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Get Him to the Greek(2010)
Aaron Green gets things done. The ambitious 24-year-old has been given a career-making assignment. His mission: Fly to London and escort a rock god to L.A.'s world famous Greek Theatre for the first-stop on a huge comeback tour. His record mogul boss, Sergio Roma, gives him one warning: "The artist is the worst person on Earth. Turn your back on him at your own peril." British rocker Aldous Snow is a brilliant musician, but due to a bad break up and nose-diving career, has fallen off the wagon and is now a drunken disaster. Weary of "yes men" and scared he's entered the "greatest hits" moment in his career, Snow's in the midst of a nihilistic downward spiral. When he learns his true love, model/pop star Jackie Q, is in Los Angeles, Aldous makes it his quest to win her back--right before kick-starting his world domination. As the countdown to the concert begins, one innocent young man must navigate a minefield of London drug smuggles, New York City brawls and Vegas lap dances to deliver his charge safe and, sort of, sound--all while trying to remain faithful to his med student girlfriend. He may have to coax, lie to, enable and party with Aldous, but Aaron will get him to the Greek
For more about Get Him to the Greek and the Get Him to the Greek Blu-ray release, see Get Him to the Greek Blu-ray Review published by Jeffrey Kauffman on September 23, 2010 where this Blu-ray release scored 4.5 out of 5.
Starring: Russell Brand, Rose Byrne, Tyler McKinney, Jonah Hill, Zoe Salmon, Pink
Director: Nicholas Stoller
» See full cast & crew
Get Him to the Greek Blu-ray Review
Stroke the furry wall. Go ahead, you won't be sorry.
Reviewed by Jeffrey Kauffman, September 23, 2010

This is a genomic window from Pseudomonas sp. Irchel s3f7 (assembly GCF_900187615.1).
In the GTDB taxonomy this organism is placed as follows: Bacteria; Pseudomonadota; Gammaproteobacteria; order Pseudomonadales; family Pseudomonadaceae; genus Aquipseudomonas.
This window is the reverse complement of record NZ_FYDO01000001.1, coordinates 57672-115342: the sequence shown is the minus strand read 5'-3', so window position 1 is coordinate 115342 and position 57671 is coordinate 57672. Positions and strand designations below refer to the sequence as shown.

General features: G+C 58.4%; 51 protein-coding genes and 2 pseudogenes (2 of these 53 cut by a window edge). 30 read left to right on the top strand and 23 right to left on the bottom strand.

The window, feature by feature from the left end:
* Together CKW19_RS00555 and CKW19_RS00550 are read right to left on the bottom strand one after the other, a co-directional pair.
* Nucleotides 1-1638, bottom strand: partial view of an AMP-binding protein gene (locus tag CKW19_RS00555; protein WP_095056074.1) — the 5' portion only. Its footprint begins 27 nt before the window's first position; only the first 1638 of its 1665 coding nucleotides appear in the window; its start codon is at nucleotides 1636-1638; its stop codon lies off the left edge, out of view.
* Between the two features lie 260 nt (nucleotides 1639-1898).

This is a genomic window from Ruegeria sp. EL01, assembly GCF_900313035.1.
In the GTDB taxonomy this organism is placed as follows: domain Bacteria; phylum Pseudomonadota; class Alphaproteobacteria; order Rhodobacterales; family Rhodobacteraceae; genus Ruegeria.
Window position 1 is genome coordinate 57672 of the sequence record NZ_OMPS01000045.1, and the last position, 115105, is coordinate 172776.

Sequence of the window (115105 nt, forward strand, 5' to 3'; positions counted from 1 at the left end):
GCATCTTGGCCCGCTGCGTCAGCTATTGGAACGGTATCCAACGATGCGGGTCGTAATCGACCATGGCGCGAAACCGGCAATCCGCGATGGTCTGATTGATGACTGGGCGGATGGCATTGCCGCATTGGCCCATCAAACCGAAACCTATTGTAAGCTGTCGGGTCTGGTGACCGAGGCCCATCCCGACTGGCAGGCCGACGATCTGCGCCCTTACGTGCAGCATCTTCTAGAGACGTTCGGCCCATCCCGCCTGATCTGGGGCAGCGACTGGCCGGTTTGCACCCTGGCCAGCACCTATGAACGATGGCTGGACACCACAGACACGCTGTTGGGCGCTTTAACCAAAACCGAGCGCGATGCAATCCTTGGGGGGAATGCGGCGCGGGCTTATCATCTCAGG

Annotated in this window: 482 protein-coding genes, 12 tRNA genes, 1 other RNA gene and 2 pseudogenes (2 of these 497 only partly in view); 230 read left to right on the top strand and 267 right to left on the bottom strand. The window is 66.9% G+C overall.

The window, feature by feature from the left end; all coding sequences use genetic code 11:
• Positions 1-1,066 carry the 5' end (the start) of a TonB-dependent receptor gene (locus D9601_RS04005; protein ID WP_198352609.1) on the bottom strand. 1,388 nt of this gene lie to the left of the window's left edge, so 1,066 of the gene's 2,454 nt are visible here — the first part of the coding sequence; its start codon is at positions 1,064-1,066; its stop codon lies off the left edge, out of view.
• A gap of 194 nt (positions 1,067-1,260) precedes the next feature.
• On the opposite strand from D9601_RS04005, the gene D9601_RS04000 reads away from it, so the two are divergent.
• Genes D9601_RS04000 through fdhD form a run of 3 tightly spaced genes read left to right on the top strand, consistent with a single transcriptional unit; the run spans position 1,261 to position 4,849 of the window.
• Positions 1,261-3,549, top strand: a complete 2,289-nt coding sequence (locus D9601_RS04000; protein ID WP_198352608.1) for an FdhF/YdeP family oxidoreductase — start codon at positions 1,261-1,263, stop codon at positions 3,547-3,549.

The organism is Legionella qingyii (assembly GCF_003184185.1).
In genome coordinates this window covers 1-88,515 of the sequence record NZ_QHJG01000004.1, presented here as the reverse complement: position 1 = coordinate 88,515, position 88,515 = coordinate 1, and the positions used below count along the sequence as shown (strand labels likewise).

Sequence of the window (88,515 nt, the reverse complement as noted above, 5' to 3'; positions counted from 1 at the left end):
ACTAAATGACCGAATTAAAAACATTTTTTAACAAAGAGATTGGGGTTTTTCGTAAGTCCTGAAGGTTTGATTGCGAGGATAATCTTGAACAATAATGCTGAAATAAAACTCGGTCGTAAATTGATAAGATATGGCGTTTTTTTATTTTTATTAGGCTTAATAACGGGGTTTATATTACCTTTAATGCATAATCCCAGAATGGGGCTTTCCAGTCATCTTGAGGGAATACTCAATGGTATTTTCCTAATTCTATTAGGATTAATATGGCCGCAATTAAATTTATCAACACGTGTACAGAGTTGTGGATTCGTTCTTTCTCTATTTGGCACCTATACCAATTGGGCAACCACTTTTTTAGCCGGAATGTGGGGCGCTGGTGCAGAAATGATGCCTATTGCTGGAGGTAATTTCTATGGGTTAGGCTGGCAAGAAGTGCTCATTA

I admit it, I am smitten with Russell Brand. No, not that way. This gangly, frankly odd appearing and behaving individual, who looks like he could have sprung from the fertile, fishnet-stockinged loins of Tim Curry's Frank-N-Furter, is one part Eddie Izzard and one part Rabelais. I had seen Brand in a couple of supporting roles in films, but he really hadn't made that much of an impression until I caught one of his standup routines on television one night and was simply blown away that he built an entire bit around the poetry of Beaudelaire. Beaudelaire! While some of Brand's decisions in his public life have been less than artful (he evidently dressed up like Osama bin Laden on September 12, 2001, surely not among the most sensitive things he could have done), there's no denying Brand's native intelligence, as snarky and provocative as it might be at times. And so who better to portray a washed up rock star with several addiction problems? Brand's Aldous Snow character first popped up in Forgetting Sarah Marshall, a sort of Keith Richards minus Captain Jack Sparrow clone who lurched through life in an alcohol and drug fueled haze, cutting a swath through womankind but also showing a rather unexpected vulnerable side. In Forgetting Sarah Marshall Jonah Hill also cropped up as an obsessed Snow fan, and he basically riffs on that same character (though he is ostensibly a different person here), in Get Him to the Greek, a film which often doesn't make a great deal of sense but which is so bawdy and outrageous you most likely won't care, especially as you'll also most likely be laughing your posterior off quite a bit of the time.